CANNES–“Equinox” is one of Alan Rudolph’s patently personal ensemble pieces about criss-crossing destinies. More deeply mysterious than many of his pix and more socially minded in its depiction of a decaying society that some of the characters yearn to escape, film is full of ideas and evocative scenes. But its low-key, subtle aesthetic and plotline that deliberately takes most of the running time to reveal itself will keep B.O. potential modest.
Matthew Modine toplines in a double role. Henry is an awkward, nerdy chap who remarks, “My whole life seems to be taking place without me in it,” while being induced to reignite a tentative romance with the lovely, painfully shy Beverly (Lara Flynn Boyle).
Modine also appears as Freddy, a swaggering smalltime hood who is married to Sharon (Lori Singer) and works his way up in a gang controlled by Paris (Fred Ward).
At least the first half of the film is taken up with Rudolph laying down lots of dots but not connecting any of them: A homeless woman dies, leaving a mysterious envelope found by morgue worker and aspiring writer Sonya (Tyra Ferrell); mobsters unpleasantly move in on an Italian family restaurant, which serves as one of Rudolph’s trademark public places where his characters can ultimately converge; and an unignorable number of street people crowd around the fringes of the action, creating a backdrop of urban malaise that places everyone’s personal struggles into relief.
So impressionistic and intentionally obfuscating is Rudolph’s technique that it remains unclear for a long time whether one of Modine’s characters is supposed to be a dream, a fictional creation of the other, an alter ego, a twin or something else. For some, this will make the story all the more intriguing, but most audiences will no doubt feel unduly teased or frustrated that it takes so long to get a handle on the story.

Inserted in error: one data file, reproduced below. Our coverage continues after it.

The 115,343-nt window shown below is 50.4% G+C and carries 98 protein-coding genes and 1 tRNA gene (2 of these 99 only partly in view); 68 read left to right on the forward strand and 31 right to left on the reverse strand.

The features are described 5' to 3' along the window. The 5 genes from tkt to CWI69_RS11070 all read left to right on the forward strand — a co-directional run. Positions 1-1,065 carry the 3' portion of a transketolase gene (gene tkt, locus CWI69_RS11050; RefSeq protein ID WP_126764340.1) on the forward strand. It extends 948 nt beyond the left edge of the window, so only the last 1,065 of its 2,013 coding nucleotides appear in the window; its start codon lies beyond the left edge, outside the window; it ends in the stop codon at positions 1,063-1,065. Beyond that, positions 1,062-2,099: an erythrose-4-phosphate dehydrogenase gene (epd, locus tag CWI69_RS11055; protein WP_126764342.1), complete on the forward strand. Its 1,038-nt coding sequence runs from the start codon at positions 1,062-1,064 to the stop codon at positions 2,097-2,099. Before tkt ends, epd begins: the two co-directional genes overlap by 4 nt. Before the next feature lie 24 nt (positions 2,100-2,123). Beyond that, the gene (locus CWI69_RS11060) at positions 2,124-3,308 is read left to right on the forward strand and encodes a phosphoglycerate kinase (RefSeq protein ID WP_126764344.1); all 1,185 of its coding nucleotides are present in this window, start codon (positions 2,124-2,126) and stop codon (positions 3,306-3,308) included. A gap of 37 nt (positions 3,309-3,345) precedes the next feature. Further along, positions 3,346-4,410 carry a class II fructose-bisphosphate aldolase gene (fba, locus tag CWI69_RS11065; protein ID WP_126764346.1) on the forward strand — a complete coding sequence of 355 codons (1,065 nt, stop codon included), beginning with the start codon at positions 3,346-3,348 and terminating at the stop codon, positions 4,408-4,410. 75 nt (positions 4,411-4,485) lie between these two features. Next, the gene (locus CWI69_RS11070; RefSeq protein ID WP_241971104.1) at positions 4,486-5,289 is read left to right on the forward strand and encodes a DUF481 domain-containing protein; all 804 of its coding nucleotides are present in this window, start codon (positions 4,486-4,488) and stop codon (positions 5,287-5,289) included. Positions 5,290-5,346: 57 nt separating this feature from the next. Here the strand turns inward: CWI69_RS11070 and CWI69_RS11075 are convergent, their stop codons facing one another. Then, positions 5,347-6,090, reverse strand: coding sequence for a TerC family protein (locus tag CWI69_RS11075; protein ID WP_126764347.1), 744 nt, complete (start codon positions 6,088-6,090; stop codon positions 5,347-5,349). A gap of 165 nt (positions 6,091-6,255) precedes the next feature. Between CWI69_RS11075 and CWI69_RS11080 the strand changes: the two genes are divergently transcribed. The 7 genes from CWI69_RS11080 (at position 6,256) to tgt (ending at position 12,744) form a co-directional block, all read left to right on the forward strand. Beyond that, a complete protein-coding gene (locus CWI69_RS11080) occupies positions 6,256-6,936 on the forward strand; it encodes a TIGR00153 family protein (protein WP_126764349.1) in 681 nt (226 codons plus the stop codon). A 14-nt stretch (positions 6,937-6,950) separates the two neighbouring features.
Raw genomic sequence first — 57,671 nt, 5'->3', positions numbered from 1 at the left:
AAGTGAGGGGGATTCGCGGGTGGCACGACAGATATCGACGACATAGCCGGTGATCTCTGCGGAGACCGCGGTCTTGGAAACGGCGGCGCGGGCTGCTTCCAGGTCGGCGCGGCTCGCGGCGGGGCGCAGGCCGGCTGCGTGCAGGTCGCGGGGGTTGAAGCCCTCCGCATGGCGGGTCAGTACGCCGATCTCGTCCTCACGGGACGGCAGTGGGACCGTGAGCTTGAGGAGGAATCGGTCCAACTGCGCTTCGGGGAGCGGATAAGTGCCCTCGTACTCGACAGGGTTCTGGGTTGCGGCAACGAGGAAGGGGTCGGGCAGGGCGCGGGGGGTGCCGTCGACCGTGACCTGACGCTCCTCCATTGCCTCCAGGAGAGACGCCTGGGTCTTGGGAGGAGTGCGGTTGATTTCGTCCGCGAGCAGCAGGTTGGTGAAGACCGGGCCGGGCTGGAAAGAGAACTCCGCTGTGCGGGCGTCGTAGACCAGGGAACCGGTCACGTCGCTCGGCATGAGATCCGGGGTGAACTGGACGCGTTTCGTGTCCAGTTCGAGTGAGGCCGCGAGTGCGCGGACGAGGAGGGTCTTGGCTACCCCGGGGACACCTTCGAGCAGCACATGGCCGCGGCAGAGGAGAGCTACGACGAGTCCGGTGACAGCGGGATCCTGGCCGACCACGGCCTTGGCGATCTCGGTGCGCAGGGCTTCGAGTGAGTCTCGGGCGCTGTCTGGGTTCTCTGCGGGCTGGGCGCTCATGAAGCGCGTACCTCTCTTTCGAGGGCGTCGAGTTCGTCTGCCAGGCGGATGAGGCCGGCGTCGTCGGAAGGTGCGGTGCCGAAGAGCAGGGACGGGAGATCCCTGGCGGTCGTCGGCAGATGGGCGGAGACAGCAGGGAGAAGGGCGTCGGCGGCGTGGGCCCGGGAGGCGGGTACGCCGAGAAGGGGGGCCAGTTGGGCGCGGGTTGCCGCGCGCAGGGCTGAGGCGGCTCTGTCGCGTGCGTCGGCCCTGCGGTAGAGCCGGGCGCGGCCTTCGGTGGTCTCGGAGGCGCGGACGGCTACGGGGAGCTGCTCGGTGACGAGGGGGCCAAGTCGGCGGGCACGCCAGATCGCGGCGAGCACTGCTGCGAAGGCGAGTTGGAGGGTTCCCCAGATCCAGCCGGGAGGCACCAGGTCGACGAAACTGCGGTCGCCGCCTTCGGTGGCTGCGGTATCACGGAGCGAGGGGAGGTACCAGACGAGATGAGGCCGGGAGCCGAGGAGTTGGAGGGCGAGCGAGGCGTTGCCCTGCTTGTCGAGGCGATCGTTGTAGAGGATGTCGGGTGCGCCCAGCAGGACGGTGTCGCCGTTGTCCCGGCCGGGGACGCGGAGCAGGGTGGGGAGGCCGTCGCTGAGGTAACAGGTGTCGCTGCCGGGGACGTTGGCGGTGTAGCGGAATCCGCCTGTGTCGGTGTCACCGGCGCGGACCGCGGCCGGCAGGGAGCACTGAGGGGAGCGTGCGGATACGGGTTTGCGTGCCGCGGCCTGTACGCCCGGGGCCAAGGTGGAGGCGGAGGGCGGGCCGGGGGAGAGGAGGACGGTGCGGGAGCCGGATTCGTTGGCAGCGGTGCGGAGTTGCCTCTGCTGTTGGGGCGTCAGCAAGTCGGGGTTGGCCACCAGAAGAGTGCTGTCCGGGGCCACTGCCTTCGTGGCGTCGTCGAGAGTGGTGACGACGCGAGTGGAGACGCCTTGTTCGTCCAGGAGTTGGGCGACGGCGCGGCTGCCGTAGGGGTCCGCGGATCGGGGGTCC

But for those with a taste for the director’s methods, “Equinox” is full of lovely scenes and many artistic and emotional pleasures.
Using his characteristically soft but colorful palette, Rudolph, with lenser Elliot Davis, creates a warmly textured interior world that provides a buffer to the harsh realities of the streets (pic was shot on seldom-seen Minneapolis locations), and sketches in a charmingly eccentric group of characters.
At the film’s heart is a touching little-people romance between Henry and Beverly. Few opportunities have entered the lives of these apartment dwellers and the difficult time they have breaking through their mutual reticence and fear of love allows Rudolph to strongly broach the theme of seizing any chances for happiness in life that come along.
Modine and Boyle, both very attractive performers, are effectively dressed down for these roles and Boyle in particular strongly registers the effort it takes for such a thin-skinned character to leap off the deep end into the emotional whirlpool.
Although her part is very tenuously connected to the other action, Tyra Ferrell shines as a bright, ambitious young woman pursuing the mystery of the Modine characters’ legacy and Fred Ward has fun as a gangster who likes to have a naked woman in proximity whenever possible.
Every performance in the attractive ensemble is injected with life and a dash of extra spice, a tribute to Rudolph’s way with actors.
After building up to a tense, entrancing climax that has Modine’s two characters finally meeting in a scene capped with a surprising spasm of violence , pic concludes on an open, genuinely puzzling note that offers no sense of closure. Title’s meaning becomes clear enough, but import of the ending remains elusive.
Shot on modest means, pic is loaded with evocative old tunes that amplify that emotional resonance of the characters’ relationships. All behind-the-scenes craftspeople have helped create a richly appealing look.